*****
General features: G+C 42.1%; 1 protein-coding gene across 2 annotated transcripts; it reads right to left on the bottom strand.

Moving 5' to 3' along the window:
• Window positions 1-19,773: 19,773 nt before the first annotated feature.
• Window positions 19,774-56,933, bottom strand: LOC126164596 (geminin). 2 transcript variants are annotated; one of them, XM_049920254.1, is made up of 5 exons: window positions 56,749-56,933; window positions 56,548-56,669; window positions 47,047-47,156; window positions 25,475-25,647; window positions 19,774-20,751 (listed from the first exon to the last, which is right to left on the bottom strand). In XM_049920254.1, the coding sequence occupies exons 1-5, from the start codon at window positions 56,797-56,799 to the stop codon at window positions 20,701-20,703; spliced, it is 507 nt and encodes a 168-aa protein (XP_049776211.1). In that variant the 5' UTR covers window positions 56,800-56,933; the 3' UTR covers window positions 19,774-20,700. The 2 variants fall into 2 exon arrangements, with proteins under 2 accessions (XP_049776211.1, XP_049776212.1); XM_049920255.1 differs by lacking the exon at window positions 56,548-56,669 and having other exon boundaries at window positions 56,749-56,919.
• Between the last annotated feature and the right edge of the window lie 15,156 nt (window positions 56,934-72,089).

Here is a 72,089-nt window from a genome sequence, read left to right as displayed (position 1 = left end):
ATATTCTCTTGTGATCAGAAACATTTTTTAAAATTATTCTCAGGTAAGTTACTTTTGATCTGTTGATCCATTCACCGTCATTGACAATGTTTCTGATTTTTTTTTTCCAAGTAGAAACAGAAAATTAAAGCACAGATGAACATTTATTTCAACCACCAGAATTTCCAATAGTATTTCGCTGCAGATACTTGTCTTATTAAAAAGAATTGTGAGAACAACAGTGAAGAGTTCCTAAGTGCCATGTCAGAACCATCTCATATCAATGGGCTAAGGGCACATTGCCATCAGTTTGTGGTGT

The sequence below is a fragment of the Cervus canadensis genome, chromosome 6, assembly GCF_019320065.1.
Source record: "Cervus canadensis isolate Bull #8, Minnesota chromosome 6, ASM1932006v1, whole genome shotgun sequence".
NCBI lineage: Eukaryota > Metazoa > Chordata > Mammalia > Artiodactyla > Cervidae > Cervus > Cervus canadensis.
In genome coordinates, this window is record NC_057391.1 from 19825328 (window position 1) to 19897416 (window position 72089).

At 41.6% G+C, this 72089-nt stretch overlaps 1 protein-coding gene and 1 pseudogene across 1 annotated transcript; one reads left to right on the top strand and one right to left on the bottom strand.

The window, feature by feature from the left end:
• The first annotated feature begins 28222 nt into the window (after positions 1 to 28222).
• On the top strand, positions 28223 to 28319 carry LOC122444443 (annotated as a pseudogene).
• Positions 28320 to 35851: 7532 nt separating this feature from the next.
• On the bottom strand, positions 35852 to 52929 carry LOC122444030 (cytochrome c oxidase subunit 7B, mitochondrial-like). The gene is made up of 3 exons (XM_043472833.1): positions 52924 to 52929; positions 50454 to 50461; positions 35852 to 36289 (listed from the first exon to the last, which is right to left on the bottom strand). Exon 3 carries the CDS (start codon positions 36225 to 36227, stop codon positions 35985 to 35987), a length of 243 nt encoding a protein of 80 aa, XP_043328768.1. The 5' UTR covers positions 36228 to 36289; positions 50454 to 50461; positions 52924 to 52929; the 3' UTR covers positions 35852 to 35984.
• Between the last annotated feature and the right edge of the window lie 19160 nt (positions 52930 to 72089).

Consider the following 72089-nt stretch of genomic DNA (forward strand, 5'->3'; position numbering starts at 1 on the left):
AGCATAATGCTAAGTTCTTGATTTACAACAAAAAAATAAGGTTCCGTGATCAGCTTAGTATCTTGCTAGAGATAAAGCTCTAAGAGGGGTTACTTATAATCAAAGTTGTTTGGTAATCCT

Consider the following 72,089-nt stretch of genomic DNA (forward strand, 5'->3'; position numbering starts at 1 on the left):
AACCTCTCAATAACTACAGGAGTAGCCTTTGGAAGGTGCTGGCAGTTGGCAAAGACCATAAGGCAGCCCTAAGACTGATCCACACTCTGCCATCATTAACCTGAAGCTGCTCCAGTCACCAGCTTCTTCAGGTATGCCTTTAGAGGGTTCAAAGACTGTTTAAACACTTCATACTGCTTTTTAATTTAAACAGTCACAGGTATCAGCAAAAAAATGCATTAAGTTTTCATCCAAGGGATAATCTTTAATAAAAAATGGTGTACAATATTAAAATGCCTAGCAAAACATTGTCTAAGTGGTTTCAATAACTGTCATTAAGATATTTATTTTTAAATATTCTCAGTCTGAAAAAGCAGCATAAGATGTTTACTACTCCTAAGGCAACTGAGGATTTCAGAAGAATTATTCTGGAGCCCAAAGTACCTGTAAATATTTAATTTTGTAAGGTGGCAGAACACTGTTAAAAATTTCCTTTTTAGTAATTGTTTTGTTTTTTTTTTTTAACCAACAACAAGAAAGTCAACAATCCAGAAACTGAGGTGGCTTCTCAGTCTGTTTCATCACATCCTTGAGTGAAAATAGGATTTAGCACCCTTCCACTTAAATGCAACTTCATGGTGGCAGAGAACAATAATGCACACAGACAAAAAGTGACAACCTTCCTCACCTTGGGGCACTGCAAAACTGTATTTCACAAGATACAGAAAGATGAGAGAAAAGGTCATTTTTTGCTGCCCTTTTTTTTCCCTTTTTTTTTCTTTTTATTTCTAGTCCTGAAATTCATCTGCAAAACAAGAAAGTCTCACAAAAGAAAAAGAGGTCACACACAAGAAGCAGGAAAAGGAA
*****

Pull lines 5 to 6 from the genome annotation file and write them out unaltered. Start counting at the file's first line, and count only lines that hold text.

• Between the last annotated feature and the right edge of the window lie 15,156 nt (window positions 56,934-72,089).

Here is a 72,089-nt window from a genome sequence, read left to right as displayed (position 1 = left end):